I wouldn't categorize the Boy Scouts as being secular, though (Girl Scouts, yes, Boy Scouts, no- they are very much religious based IMHO- they don't allow anyone that is agnostic or atheist in their ranks: http://www.bsa-discrimination.org/html/bsa-drp.html )
Should a christian refuse an operation because it will be performed by an atheist? Does the christian now endorse or support the surgeon's atheism in this case?
Are your potential counsellors asking you to get baptised prior to their help? Are they mandating endorsement of their faith and church attendance in return for assistance?
Just thinking out loud, but Ms. Therese, I think you may be tying yourself in a knot over perceived conflicts of interest. I think you may hold on to your principles and still accept help from a church affiliated organization. Why can't you tell them up front you are an atheist? I seem to recall that (at least one of the jesusy things in the bible is that christians are supposed to help those in need unconditionally.
I see a win-win here, you get help, they get brownie points for heaven! So both parties get what they want without compromising their ethical beliefs. I hope I did not come off as insincere or flippant, I empathize with your situation and sincerely hope that you can overcome your health challenges, I wish you health and happiness.
So many more views- this is great, thank you everyone!
Thanks Michael. I see a problem with the analogy of the christian not accepting help from the atheist doctor. The atheist is an individual, and he is not representing an atheist organisation when he preforms the surgery. Likewise, I have a few friends who hold religious beliefs. I'll save that subject for another discussion! However, if they do me a favour, I don't feel the same uncomfortable feelings that I do recieving help from a church, because they're not doing the favour as a representative of their church.
As for telling them I'm an atheist- I don't really think that's a factor. They don't mind if I'm religious or atheist- it's me who's worrying about that!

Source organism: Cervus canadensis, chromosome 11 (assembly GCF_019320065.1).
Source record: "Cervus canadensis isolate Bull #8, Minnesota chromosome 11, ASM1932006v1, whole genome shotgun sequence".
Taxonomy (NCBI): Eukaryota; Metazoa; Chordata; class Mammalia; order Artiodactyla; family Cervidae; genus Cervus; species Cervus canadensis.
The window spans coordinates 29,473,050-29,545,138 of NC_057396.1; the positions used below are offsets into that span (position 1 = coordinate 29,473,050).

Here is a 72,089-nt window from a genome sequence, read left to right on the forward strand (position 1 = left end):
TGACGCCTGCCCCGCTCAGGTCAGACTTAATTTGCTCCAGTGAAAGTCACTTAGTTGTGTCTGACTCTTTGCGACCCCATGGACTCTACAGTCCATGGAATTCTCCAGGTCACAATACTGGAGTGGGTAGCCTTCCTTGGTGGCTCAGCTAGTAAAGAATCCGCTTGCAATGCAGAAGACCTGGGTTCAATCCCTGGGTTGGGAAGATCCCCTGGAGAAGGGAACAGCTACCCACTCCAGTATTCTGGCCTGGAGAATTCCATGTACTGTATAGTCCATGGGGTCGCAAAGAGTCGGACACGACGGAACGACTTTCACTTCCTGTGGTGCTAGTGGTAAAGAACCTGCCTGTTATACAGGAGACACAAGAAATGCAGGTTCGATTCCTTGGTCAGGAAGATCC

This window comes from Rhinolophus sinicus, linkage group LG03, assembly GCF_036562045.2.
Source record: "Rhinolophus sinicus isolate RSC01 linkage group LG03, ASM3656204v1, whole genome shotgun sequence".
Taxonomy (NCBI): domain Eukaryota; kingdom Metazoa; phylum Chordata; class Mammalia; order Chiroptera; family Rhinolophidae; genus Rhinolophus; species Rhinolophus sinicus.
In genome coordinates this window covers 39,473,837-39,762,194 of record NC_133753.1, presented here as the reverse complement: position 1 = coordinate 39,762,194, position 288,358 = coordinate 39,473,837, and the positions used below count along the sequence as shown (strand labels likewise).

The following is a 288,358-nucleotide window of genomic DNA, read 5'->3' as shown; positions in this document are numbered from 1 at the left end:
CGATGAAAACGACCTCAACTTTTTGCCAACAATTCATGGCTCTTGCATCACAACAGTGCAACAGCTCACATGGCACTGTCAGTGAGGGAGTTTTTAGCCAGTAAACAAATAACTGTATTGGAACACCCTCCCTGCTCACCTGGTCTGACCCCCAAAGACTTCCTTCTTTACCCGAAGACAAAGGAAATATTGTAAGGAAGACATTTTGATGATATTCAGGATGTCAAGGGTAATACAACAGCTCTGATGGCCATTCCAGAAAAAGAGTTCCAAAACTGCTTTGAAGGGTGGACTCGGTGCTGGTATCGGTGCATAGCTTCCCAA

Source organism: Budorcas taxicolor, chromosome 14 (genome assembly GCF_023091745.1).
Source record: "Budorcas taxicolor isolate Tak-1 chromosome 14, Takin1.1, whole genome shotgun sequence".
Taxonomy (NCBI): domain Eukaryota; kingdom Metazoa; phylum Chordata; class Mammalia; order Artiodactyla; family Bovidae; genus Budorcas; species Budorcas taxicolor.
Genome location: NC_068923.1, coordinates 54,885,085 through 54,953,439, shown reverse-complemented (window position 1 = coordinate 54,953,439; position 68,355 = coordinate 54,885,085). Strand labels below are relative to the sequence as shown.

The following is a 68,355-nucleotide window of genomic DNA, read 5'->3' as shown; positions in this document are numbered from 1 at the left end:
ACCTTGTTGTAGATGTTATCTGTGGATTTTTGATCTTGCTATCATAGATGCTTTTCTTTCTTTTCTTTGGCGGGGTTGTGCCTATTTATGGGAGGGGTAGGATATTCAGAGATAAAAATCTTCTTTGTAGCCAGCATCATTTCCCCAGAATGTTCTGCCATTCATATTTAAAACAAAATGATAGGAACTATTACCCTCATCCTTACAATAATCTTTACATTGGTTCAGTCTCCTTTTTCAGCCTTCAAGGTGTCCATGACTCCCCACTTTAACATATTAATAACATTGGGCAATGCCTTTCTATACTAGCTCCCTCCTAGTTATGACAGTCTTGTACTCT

Perhaps a bad analogy, let us know how things go, good luck.
Church hospitals? Wow, I never thought about that. It's not something we have here in New Zealand. I find that really upsetting! I'll really have to think about that one.
I think I have a different viewpoint than many on here, though... I don't really have a big problem with religious people or religion in general as long as they aren't harming others. My direct experiences have not been bad or confrontative, and many churches in our area don't try to convert you if you are seeking their help. There are some outliers that are total nutjobs, but for the most part, you can go to something that is run by a church (such as a carnival or something in their parking lot) and not have a single person try to "convert" you or even talk to you about religion. One of my best friends is married to a preacher and she is well aware of how I view religion, she has never tried to proselytize to me or anything...perhaps I am just lucky. (I also am very liberal politically and have friends and relatives that are very conservative, with no problems other than minor disagreements when election times are near...and my mom, who was not really religious as I was growing up has "found god" in the past decade, but oh well... she also knows how I feel about religion- it bothers her but not in a "I must save you" kind of way )